In Prysmian, the ACCC was ultimately compelled to hand over its immunity files to the defendants in a cartel prosecution, despite the ACCC’s arguments that doing so was contrary to the public interest as it would deter future immunity applicants from coming forward.  Justice Lander held that, on the facts of this case, the public interest in ensuring the defendants could adequately prepare their case to challenge service outweighed the ACCC’s interest in shielding its whistleblowers.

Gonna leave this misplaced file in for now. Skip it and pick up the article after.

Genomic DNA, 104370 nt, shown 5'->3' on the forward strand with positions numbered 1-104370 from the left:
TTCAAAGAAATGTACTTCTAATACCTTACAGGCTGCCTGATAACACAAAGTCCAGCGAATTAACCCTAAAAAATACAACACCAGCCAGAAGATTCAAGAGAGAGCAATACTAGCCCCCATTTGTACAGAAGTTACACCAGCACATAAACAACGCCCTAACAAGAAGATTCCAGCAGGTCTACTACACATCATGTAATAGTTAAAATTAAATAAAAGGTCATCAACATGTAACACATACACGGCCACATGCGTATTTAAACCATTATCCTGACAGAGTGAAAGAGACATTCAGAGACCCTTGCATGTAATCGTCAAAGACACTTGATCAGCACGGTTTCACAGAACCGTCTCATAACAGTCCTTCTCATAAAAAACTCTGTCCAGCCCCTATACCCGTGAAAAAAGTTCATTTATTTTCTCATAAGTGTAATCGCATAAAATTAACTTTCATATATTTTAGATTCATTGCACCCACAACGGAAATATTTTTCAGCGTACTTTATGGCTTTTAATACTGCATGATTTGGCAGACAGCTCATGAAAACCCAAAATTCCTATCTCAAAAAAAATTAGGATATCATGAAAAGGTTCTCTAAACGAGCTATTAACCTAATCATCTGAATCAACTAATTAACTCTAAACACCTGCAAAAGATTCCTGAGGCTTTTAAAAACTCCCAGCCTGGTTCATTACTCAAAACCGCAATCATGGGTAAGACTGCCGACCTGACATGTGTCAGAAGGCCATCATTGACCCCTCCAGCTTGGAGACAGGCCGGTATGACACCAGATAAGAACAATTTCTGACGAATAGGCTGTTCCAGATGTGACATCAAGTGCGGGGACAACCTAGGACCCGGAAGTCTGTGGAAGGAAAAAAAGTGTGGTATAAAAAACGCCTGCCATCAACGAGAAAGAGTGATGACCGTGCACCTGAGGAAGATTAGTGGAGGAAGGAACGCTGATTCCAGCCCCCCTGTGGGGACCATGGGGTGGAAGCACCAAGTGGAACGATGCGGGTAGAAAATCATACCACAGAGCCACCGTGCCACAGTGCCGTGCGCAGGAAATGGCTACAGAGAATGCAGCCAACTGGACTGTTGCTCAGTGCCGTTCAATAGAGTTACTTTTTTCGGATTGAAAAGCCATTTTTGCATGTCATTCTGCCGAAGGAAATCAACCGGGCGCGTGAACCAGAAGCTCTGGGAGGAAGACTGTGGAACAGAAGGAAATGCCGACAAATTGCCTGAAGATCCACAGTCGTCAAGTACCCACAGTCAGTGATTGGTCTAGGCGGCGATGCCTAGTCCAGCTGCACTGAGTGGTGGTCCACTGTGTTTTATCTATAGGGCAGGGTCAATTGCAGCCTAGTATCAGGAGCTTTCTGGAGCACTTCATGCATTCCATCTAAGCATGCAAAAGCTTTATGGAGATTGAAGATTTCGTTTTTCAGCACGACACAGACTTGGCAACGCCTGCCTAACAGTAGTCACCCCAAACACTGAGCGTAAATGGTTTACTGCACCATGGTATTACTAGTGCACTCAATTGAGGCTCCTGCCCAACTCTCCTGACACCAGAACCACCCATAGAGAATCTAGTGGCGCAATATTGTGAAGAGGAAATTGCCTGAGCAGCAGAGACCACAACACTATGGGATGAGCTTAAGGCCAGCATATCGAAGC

However, the risk that this decision presents for immunity applicants — and conversely, the opportunities it presents for those who seek access to immunity materials — is constrained by the fact that the ACCC had itself put the immunity materials in issue by relying on them indirectly under oath to rebut the defendants’ application to set aside service.  In those circumstances, the decision is really about preventing the ACCC from having its cake and eating it too.  Absent an early interlocutory skirmish which forces the ACCC to show its evidentiary hand early in the proceeding, Prysmian may have limited application (especially where, as here, the ACCC accepted that it would always have to disclose the immunity materials to the defendants at some stage of the proceedings, but that the question was only one of timing).